Everyone has their favorite teachers. Listening to their classes makes you enjoy courses instead of bearing their “didactic lectures.” Here at Beijing No.4 High School International Campus, my favorite teacher is Lori Runkle, our AP English Language and Composition teacher.
Ms. Runkle enjoys getting to know more about students individually, so I have many opportunities to talk with her after class. I have always wished to become a journalist and since Ms. Runkle used to be a journalist back in the States, she has introduced many helpful journalistic writing skills to me. We also share our opinions over various kinds of issues on Facebook.
Besides being my teacher, Ms. Runkle and I are more like friends. She often invites my classmates and me to take part in different activities outside of school. For instance, I went to listen to an Economist’s journalist’s lecture and the journalist gave me insight on many current events.
Not only does Ms. Runkle chat with me outside of school, she is also a great teacher in the classroom. AP English is a really challenging subject for a second language learner. I felt overwhelmed at the beginning of the course, but Ms. Runkle genuinely makes an effort to help us out. She patiently illustrates what we need to do to master the skills required for the AP test. She posts homework practices with detailed explanations so it is crystal clear for the students. I had many problems with my analysis essay, so Ms. Runkle spent the self-study period helping me to polish my essay. I was able to enhance my writing skills and further understand rhetorical writing strategies.
In class, Ms. Runkle always leads students to question everything to keep us active. One part of class I love the most is when groups of students are assigned to present current events that are happening worldwide. It is essential for us, who are generally unmindful of these “irrelevant issues,” to practice our critical thinking and learn how to be responsible in our global community.
From my perspective, the definition of my “favorite teacher” is quite clear; they are those not only recognized as teachers who can help you to get a satisfactory score, but also as friends who know you well and are able to give you advice in life.
Tell me about yourself.
My name is Lori Runkle. I’m an AP English Language and Composition teacher.
Do you have family in Beijing and if not, do you miss them?
I couldn’t sleep last night, so I called my mom at 1am and told her I ordered flowers for her birthday. Silly as it sounds, I miss my cat, Seymour. Skype makes it easier to feel less home sick.
How long have you lived in Beijing?
A year and three months. I heard that Beijing No.4 High School was a great place to work, and I have friends at the main campus. (Beijing No.4 High School International Campus affiliated with Beijing No.4 High School)
Do you like Beijing?
I love the hutongs because you see grandfathers and grandmothers and their grandchildren. The way they are built fosters the community and it reminds me of my hometown in Iowa.
Why did you become a teacher?
Intelligence and critical thinking are so important for a well-functioning society. So when I am teaching, I am also learning and I never want to stop learning. I also want my students to change our global community for the better. I have faith that they will do great things. I was a journalist for the public relations department in a university, and that enhances my experience as a teacher.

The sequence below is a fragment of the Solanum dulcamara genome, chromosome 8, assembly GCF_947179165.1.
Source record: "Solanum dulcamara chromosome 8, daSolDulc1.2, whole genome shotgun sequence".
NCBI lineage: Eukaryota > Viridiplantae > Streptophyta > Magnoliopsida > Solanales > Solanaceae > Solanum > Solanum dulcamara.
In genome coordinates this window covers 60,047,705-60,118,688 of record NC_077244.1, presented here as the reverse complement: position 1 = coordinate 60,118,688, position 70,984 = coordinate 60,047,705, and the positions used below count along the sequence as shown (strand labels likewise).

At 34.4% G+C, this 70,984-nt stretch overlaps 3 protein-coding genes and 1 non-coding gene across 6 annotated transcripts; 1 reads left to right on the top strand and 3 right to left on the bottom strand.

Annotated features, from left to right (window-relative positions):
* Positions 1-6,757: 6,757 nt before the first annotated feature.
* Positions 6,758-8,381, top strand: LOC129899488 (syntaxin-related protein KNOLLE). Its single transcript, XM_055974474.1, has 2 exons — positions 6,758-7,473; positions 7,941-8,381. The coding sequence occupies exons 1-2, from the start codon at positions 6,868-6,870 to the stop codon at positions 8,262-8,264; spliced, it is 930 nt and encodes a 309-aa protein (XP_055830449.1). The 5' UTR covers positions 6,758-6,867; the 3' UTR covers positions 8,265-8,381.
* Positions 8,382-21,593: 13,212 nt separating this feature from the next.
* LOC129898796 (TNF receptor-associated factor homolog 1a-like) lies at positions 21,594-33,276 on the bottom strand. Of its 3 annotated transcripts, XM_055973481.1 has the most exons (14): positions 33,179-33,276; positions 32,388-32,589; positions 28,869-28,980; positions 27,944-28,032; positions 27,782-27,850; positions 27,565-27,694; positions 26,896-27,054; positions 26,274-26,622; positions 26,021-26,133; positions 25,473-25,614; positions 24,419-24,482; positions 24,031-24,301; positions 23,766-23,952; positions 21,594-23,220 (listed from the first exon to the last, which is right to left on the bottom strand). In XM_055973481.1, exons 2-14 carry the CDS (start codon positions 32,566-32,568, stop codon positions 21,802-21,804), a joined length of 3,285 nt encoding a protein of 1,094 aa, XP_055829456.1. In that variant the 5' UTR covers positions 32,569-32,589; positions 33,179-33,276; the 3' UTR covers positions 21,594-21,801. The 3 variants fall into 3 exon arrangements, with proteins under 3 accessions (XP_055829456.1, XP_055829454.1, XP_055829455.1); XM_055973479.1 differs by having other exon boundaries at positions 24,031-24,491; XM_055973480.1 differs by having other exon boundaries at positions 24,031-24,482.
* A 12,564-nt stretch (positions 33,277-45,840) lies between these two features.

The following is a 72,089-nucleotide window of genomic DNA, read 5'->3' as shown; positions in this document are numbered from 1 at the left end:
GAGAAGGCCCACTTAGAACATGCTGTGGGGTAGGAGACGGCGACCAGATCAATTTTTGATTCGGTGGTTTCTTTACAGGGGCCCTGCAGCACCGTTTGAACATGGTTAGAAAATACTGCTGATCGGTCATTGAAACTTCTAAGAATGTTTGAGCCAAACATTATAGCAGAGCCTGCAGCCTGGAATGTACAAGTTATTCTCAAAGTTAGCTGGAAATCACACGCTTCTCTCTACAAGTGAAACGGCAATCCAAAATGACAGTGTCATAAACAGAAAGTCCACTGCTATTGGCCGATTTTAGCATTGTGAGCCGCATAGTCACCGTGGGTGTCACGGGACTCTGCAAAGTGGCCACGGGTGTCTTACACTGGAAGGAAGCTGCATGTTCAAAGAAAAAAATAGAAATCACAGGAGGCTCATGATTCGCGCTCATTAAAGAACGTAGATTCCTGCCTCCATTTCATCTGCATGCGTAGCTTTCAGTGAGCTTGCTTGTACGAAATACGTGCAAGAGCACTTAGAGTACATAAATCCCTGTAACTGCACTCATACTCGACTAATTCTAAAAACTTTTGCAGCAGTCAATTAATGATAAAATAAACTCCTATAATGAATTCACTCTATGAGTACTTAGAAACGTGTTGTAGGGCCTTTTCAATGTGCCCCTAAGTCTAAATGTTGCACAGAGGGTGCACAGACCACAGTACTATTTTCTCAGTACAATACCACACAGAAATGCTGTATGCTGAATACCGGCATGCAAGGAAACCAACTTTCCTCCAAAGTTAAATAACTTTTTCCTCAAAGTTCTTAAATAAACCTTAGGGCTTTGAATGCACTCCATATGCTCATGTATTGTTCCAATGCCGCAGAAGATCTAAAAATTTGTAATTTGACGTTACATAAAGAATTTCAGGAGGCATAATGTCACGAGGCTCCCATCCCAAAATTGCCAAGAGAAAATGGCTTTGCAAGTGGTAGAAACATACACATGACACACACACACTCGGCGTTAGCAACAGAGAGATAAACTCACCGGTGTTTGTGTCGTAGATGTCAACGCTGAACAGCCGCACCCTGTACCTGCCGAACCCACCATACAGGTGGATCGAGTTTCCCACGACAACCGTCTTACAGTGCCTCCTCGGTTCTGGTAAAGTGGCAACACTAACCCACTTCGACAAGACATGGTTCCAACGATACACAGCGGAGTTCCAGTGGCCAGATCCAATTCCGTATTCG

Who was your favorite teacher? Why?
I had a French teacher in college; he was young, fashionable, and funny, but most of all, he inspired me to visit Paris and see France. He made the language come alive and made it important to my life. A great teacher brings the subject to life for students.
What is your teaching philosophy?
To understand each student individually, target and eliminate weaknesses and improve his or her strengths.
What do you enjoy most about teaching?
I love my students: they are funny; they are creative; they make me laugh.
What has been your greatest success as a teacher?
Two of the students I taught when I was in Turkey are my Facebook friends. One of them is a medical doctor and cancer researcher in the Netherlands. The second one is a professor of International Relations in Italy. When my students feel successful, I feel successful.
What is the most challenging aspect of teaching?
Wondering and questioning if we are ready for the upcoming AP exam in next May.
What are your plans for the future?
If I had a crystal ball, I would know the answer.
Give us a broad generalization of what makes Chinese students in your eyes different from American students?
I think Chinese students believe more in hard work, on the other hand, American students believe you are born smart. American students also have a lot more free time than Chinese students do. Ask one of my students what they plan to do on the weekend, and they usually say “Study!” American students often say “Party!”
Harry Liu, (Liu Yinhao), is a junior at the international campus affiliated with Beijing No.4 High School, a public high school in Beijing. He is the community outreach officer for the student’s council, the president of the photography club, the deputy president of the science and philosophy club, and the editor and photographer for his school newspaper. This summer he interned at Citibank, and he is their high school correspondent. Through his blog posts, he hopes to share unique and exciting experiences at Beijing No.4 High School International Campus.
The beijingkids student correspondent program gives high school students with an interest in writing and journalism a resource for guidance, feedback, and real-life training. If you are a student interested in becoming a beijingkids student correspondent, or you know a student who is, please contact School Editor firstname.lastname@example.org
Photos courtesy of Harry Liu